With the dust having settled on the 2021 season, there’s no better time to return to my ten bold predictions from March to see how they fared. In short, I did not do well. My predictions went 0.5/10, with the half point coming largely on a technicality. It’s certainly a fool’s errand to try and make preseason predictions, especially with an eye on making them bold. This is, however, exactly why we love baseball. Much of what made Atlanta’s World Series run so captivating was that it was unexpected. Their season felt all but over in an instant when Ronald Acuña was carted off the field in Miami just before the All-Star Break, yet they were the last team standing in November. You can read my original bold predictions here. Let’s see how I did:
1. Juan Soto wins the National League Triple Crown
I truly went out on a limb for my first prediction, signing Juan Soto up for a feat accomplished only once in the last 50+ years. While he didn’t lead the National League in any of the Triple Crown categories (he finished second in AVG, but was outside the top-5 in both RBI and HR), Soto’s season reaffirmed that he is a generational talent. A trip to IL for a shoulder strain and an early-season slump made taking an RBI and HR crown next to impossible. This prediction fell short, but I already feel tempted to double down on this prediction in 2022. The reason I might not, however, has nothing to do with the superstar right fielder. The Nats tore their team down to the studs at the trade deadline, leaving Soto with a disappointing supporting cast. Unless Washington supercharges their rebuild this offseason in free agency (which is incredibly unlikely), Soto’s won’t see have enough opportunities to lead the league in both homers and RBI.
Record: 0 for 1
My 2021 predictions were largely laughable. This prediction was comical, however, for an entirely different reason. I was this close to nailing the best story of the season. For context, my first draft predicted that an “LA Angel superstar wins AL MVP… and it’s not Mike Trout.”
If not for my unwavering confidence in Anthony Rendon, I would’ve been able to claim Shohei Ohtani’s season as the ultimate win for my bold predictions (Ohtani’s preseason MVP odds were over +3000). Rendon’s season was derailed by a myriad of injuries. He made four trips to the IL, all for different injuries. When he was on the field, he looked nothing like the Tony Two-Bags we’ve come to expect. His strikeouts were up and walks were down. In addition, his batted ball metrics were the worst of his career. Rendon finished the season with a measly .712 OPS. While Rendon’s MVP candidacy might be my most egregious bold prediction of the year, I’m going to give myself a little credit for nailing the first half of the prediction.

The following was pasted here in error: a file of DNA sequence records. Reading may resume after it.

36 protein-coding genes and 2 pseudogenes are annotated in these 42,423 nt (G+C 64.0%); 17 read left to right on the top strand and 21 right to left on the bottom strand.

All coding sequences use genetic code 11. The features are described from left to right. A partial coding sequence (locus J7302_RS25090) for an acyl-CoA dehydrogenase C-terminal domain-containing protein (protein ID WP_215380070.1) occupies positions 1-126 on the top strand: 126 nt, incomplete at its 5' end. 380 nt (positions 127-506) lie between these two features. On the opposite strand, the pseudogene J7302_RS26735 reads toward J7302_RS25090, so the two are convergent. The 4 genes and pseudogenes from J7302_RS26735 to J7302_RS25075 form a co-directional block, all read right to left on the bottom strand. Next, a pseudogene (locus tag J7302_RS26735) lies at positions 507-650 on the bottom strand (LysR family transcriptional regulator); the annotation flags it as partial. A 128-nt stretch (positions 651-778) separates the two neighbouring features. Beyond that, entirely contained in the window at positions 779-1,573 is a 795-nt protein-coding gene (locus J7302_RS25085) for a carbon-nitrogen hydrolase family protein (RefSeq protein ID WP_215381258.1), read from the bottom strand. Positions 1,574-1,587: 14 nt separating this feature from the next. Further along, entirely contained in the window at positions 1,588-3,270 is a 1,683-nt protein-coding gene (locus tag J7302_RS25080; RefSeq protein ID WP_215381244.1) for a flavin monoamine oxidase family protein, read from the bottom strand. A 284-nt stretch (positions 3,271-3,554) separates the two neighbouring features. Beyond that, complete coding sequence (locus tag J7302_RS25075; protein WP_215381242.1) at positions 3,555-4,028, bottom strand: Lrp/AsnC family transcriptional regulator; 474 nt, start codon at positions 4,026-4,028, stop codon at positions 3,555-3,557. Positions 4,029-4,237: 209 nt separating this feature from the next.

Verdict: Ehh, maybe?
Record: 0.5 out of 2
3. James Paxton outperforms his 2019 season stats
Not much to say here. The Big Maple’s return to Seattle was over before it started. James Paxton lasted just four outs into his first start of the season before a forearm strain and subsequent Tommy John surgery ended his season. It’s tempting to think about what a healthy Paxton might have been able to contribute to a Mariners squad that finished just shy of a Wild Card spot.
Record: 0.5 out of 3
4. Clint Frazier is a top-30 outfielder
Clint Frazier was one of my favorite sleeper candidates entering the season, his first as an everyday starter. I assumed that Frazier’s prodigious bat speed and improved plate discipline would allow him to thrive in what looked like a relentless Yankees lineup. Frazier looked lost at the plate this season, posting a .186/.317/.317 line with just five homers over 66 games. It seems unfair to speculate on what exactly went wrong for the left fielder due to the concerning injuries that shut down his season. While initially described as vertigo, Frazier’s vision issues ended his season after a minor league rehab assignment was shut down.
This bold prediction was a miss, but I believe in my logic for future bold predictions. Young players with a standout skill (in Frazier’s case, power), a maturing approach at the plate, and newfound playing time can be a steal on draft day.
Record: 0.5 out of 4
5. Gavin Lux is a top-eight second baseman
Gavin Lux made enough strides at the end of the season to hold out hope for next season, but this prediction was a huge swing-and-a-miss. According to the Razzball Player Rater, Lux was the 47th ranked player at the keystone in roto leagues. My belief was predicated on a weak cohort of second base-eligible players and a big jump in playing time for the young Dodger. Neither assumption came to fruition. With a few players gaining 2B-eligibility and a collection of veterans having resurgent seasons, the position was not as weak as I expected. Additionally, Lux did not get the huge playing time bump I expected. He took two trips to the IL and was even optioned in late August.